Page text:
Katie Murphy of UC Davis Wins Systemwide Grad Slam

Katie Murphy receives a trophy and giant check.
<strong>Katie Murphy receives $6,000 check and trophy from UC President Janet Napolitano and Michael Brown, UC provost and executive vice president of Academic Affairs.</strong>

Updated 1:45 p.m. May 10: Katie Murphy of UC Davis won today’s UC Grad Slam, judged the best at summarizing her research in three minutes or less, for a general audience. She competed against other campus Grad Slam winners — and became the first UC Davis student to take the systemwide championship. Congratulations!

Original story, April 9: There’s a small, fenced-in field near the Student Health and Wellness Center on the UC Davis campus. In the summer, you might find corn growing here, and among the rows, you might find Katherine “Katie” Murphy weeding the field, hand pollinating the corn and finally harvesting it. This corn isn’t destined for the dinner table but rather the lab, where it’s used for research purposes to help feed our future. 

“Corn is critical to our food supply, and the reality is that some years down the line, we have to be able to grow more food if we want to feed our growing population,” says Murphy, a plant biology Ph.D. student. Recently, Murphy was crowned UC Davis Grad Slam champion for her three-minute presentation “Call the Plant Doctor.” She’ll compete in the University of California Grad Slam Finals on May 10 in San Francisco.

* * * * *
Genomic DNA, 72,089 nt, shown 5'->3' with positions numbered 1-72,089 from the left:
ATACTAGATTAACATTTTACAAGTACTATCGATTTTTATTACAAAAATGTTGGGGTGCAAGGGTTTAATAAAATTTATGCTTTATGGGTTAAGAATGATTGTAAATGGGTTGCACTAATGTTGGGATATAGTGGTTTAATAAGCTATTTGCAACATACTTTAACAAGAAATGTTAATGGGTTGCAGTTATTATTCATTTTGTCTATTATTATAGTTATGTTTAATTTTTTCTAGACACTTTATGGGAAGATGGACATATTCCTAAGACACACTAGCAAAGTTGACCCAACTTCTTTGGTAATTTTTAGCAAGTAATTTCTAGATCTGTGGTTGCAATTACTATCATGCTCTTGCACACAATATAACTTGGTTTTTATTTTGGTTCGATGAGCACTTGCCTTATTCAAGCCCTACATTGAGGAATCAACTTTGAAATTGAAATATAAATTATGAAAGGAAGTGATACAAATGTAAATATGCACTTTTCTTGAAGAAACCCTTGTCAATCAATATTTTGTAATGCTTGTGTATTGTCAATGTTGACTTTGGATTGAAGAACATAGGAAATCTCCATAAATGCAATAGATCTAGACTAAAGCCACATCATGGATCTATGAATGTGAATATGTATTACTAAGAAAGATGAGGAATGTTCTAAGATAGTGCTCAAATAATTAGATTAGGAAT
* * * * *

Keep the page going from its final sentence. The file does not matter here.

Murphy studies terpenes, which are types of molecules plants produce to survive as immobile organisms. From regulating growth to defending against fungal pathogens, understanding the function of terpenes and the origins of their biochemical synthesis are important for future food security. Murphy’s research focuses on a group of corn terpenes called dolabralexins.

“We already have a lot of evidence to show that dolabralexins are important for how corn deals with disease and also drought,” says Murphy, who’s investigating their chemical structure. Murphy is unraveling how these molecules affect harmful fungi, like Fusarium verticillioides, which can cause ear rot, a condition characterized by moldy kernels.

How do dolabralexins combat these disease-causing fungi? And does the molecule’s structure and shape influence its potency? These are all questions on Murphy’s mind. But it’s not just about corn; using these corn molecules could help bolster other crops’ defenses.

Read the complete profile on the College of Biological Sciences website.

Primary Category